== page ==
19A046 Seven Stages of Protest by Jim Davies, 11/12/2019    


Patrick Buchanan shares several Conservative faults, but I have a huge respect for his perceptions of history and most of his current-affairs commentaries. His insights are remarkable - see for example Buchanan's War. And last month, he came up with another brilliant one, about the effect of protests.

His LRC article is here, in which he considers recent protest movements in Chile, Hong Kong, Paris, Lebanon and Spain. They all have these in common:

  • Some aspect of freedom is threatened, or already withdrawn, and crowds turn out to march peacefully in protest
  • The protesters attract widespread popular support
  • Government does nothing, except to harass the crowds with its police, using for example water cannon and tear gas
  • Frustrated after many weeks of inaction, the protesters get violent, destroying private property
  • The popular support evaporates
  • Government cracks down more harshly
  • The protest fizzles and the freedoms are canceled, as planned

Such is the arrogance of the governing class; it does nothing in response, except to wait for the protest to collapse. It knows best, and does what it wants. Brewing currently in Britain is the possibility of violence about the repeated refusal of Parliament to enact the clearly expressed popular will to leave the EU; that governing body has delayed it again and again so as to deny it, and another deadline (of October 31st, promised emphatically by Prime Minister Johnson, who did his utmost) has passed with yet another contrived delay. If violence does erupt, Parliament will wait it out, for years if necessary.

Now, sometimes in history the final, 7th stage above takes a different course; the protest doesn't fizzle out but becomes a full-fledged violent revolution that does overthrow the current régime - and replaces it with a new one; rinse and repeat. But not, or not yet, in these five cases Buchanan considers; and even if one does, in the long term nothing will change, because the nature of government will not change. Government is about ruling, period.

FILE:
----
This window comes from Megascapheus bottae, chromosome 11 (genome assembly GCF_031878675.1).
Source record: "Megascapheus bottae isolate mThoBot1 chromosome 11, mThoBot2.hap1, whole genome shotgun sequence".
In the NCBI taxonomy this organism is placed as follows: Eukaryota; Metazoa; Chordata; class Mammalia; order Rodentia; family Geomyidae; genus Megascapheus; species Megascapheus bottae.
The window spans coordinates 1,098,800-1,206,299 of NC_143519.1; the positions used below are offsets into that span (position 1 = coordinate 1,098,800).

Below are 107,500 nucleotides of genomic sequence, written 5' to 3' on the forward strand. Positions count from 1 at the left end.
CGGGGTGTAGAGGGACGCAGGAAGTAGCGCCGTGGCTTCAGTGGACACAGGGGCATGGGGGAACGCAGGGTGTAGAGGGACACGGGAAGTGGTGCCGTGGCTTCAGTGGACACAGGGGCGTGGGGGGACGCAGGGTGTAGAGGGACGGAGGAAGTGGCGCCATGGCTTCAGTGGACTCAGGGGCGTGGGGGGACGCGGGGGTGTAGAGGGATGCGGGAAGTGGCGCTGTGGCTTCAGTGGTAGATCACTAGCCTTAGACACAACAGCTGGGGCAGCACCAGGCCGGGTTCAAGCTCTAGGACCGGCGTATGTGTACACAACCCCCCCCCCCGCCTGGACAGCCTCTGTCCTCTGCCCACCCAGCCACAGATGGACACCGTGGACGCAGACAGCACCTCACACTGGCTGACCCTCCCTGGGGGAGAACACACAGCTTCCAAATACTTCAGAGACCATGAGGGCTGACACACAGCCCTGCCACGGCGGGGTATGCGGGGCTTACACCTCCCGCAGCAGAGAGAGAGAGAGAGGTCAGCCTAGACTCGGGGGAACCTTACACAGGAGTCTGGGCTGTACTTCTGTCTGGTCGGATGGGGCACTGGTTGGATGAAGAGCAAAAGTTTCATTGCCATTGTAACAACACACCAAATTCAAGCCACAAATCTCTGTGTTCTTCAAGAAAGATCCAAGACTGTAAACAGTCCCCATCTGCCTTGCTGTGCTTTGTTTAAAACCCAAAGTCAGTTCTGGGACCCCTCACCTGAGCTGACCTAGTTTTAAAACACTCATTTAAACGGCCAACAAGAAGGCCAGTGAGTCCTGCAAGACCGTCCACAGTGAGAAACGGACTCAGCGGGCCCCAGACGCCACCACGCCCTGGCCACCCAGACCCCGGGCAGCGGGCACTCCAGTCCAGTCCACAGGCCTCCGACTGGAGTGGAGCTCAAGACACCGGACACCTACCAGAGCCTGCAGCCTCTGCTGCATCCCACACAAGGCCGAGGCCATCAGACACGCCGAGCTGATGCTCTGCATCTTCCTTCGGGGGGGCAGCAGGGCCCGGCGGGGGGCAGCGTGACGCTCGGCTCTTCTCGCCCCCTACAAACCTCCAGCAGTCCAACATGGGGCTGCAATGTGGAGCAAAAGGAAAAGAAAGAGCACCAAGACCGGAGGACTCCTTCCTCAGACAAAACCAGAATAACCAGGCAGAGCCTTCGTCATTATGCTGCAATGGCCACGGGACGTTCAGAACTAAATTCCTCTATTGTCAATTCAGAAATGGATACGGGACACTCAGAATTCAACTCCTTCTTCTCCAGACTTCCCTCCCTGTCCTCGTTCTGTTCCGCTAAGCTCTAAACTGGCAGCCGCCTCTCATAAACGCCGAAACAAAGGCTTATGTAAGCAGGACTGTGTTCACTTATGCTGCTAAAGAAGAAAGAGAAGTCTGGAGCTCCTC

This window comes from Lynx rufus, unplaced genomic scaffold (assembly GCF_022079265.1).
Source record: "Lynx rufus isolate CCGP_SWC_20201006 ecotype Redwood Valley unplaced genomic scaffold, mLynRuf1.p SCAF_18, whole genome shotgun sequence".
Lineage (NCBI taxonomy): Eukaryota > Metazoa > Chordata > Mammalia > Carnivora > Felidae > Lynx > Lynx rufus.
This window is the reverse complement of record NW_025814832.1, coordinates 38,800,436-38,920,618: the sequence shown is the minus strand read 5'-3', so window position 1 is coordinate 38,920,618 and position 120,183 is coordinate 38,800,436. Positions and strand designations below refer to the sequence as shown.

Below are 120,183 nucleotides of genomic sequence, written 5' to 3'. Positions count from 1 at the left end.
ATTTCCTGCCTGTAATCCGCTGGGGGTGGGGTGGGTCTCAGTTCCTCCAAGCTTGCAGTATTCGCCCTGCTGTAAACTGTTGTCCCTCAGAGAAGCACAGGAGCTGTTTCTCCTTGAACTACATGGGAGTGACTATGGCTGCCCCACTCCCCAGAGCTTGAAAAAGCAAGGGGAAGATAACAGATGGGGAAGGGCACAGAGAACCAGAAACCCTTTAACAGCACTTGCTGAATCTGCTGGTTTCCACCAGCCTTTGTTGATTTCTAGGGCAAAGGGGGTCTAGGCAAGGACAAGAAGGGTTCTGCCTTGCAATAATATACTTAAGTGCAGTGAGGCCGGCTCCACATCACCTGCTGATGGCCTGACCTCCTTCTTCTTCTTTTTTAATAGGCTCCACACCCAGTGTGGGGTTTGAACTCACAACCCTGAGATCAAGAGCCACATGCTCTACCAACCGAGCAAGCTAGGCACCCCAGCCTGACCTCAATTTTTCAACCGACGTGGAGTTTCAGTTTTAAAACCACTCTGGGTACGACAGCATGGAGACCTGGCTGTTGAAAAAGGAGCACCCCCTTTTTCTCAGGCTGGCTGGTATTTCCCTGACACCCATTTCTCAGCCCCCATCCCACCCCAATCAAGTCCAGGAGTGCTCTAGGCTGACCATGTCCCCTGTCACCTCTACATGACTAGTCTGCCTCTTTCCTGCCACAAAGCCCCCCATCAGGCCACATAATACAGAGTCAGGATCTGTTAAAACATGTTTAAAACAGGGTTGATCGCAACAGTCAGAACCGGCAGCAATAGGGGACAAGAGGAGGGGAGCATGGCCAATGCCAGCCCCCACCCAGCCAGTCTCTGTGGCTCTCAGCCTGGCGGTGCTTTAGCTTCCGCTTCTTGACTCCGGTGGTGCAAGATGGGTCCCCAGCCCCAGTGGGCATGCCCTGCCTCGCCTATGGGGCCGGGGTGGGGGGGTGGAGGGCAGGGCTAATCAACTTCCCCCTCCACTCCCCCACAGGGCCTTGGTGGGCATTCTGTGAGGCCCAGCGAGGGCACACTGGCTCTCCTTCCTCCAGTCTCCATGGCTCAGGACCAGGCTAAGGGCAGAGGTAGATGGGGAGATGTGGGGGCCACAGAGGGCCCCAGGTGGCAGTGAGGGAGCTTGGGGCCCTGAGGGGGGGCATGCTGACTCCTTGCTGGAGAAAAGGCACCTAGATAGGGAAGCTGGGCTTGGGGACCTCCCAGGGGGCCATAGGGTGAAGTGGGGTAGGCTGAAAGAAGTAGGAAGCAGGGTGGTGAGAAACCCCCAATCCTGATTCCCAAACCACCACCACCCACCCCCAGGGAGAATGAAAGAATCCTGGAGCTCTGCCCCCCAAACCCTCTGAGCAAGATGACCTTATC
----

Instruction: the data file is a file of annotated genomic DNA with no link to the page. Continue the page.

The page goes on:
In his article, Buchanan deplores this stubborn refusal to listen to protest and change policy, but only because he sees in it a danger to democracy; and he may well be right. But here on ZGB, democracy is not the ideal: freedom is, and the two are very different. Our wish is not that government change its policy or improve the degree of liberty it allows; rather, we want it to disappear altogether and stuff those lists of allowances where they belong.

There is a couple of other things to be drawn from his observations, though.

First, protests are often not made after the specific freedom has been ended, as is the case in China. The Hong Kong fear is that its legal system based on English common law and in some cases with jury participation, will be taken over by the PRC system of decrees, which is harsher; hence, they do not want an extradition treaty with China. The mainland Chinese, however, have never known anything better, and are not protesting. This is ominous; once Stage 7 has been passed, the goose is more or less cooked.

Second, it's a strong signal to us that protests don't work, whether peaceful or violent. The power of government is such that they are a waste of time, money and sometimes blood. A government will fall only when (a) defeated by force wielded by some other, stronger government or (b) when its employees walk off the job.

Buchanan doesn't acknowledge this second lesson. Too bad; he should. The only ways to slay this dragon are to use force (which we reject) or to deprive it of support. De la Boëtie said that nearly five centuries ago. It's high time to listen.

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